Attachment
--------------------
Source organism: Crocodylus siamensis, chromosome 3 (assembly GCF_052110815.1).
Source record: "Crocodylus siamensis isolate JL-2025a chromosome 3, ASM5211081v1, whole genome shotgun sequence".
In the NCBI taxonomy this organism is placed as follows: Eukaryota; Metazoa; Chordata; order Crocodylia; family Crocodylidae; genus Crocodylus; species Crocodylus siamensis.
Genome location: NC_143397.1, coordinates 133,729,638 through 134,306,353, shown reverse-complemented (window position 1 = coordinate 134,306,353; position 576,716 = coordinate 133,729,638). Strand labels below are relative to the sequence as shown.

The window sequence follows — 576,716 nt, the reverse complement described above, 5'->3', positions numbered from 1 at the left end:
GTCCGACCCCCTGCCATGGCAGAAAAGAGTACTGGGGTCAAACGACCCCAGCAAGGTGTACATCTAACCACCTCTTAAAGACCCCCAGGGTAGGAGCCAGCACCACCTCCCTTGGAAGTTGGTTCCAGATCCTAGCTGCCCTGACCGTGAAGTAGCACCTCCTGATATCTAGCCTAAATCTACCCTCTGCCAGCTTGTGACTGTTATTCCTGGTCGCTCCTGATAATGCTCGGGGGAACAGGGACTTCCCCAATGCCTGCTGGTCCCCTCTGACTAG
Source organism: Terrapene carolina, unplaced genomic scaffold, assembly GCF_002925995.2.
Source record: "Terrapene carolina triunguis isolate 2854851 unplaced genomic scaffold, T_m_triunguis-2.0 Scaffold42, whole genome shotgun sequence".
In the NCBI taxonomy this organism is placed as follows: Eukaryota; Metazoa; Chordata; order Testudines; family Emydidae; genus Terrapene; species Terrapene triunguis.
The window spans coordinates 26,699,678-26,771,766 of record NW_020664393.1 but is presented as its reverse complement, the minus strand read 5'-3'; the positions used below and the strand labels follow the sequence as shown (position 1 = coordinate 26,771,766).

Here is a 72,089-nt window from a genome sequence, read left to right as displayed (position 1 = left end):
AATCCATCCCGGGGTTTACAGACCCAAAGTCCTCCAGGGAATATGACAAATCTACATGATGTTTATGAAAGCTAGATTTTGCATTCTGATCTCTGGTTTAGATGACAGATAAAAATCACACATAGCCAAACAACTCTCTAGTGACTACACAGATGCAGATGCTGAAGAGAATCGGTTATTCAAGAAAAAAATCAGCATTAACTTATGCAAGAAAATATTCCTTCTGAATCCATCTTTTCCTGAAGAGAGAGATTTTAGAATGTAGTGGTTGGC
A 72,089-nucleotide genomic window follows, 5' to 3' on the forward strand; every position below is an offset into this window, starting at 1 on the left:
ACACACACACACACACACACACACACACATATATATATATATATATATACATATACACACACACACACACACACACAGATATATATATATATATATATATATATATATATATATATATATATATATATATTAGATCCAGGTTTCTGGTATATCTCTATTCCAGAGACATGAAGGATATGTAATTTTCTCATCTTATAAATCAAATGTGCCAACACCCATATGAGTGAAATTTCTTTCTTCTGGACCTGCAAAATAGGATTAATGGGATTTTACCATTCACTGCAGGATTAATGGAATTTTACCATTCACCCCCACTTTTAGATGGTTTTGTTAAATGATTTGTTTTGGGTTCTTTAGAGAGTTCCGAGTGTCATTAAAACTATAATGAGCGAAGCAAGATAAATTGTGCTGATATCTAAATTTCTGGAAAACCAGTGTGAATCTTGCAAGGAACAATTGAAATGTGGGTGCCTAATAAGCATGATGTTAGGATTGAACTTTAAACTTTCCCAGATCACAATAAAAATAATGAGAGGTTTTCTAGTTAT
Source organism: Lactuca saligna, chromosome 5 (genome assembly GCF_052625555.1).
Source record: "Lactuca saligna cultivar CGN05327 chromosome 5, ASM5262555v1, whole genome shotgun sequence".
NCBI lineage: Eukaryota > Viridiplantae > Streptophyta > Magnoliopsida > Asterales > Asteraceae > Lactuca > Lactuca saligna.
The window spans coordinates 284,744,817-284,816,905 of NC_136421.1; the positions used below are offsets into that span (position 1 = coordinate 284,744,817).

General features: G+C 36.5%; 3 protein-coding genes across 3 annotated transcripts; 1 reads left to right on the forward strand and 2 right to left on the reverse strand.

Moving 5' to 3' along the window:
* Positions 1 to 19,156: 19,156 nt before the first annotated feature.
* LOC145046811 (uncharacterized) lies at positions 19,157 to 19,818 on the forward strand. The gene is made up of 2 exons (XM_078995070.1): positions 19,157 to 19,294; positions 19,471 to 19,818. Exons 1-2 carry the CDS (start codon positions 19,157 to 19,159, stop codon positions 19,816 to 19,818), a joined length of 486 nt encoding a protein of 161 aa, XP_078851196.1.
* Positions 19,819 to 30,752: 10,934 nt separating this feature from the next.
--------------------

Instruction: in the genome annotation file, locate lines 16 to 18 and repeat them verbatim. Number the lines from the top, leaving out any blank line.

Source record: "Lactuca saligna cultivar CGN05327 chromosome 5, ASM5262555v1, whole genome shotgun sequence".
NCBI lineage: Eukaryota > Viridiplantae > Streptophyta > Magnoliopsida > Asterales > Asteraceae > Lactuca > Lactuca saligna.
The window spans coordinates 284,744,817-284,816,905 of NC_136421.1; the positions used below are offsets into that span (position 1 = coordinate 284,744,817).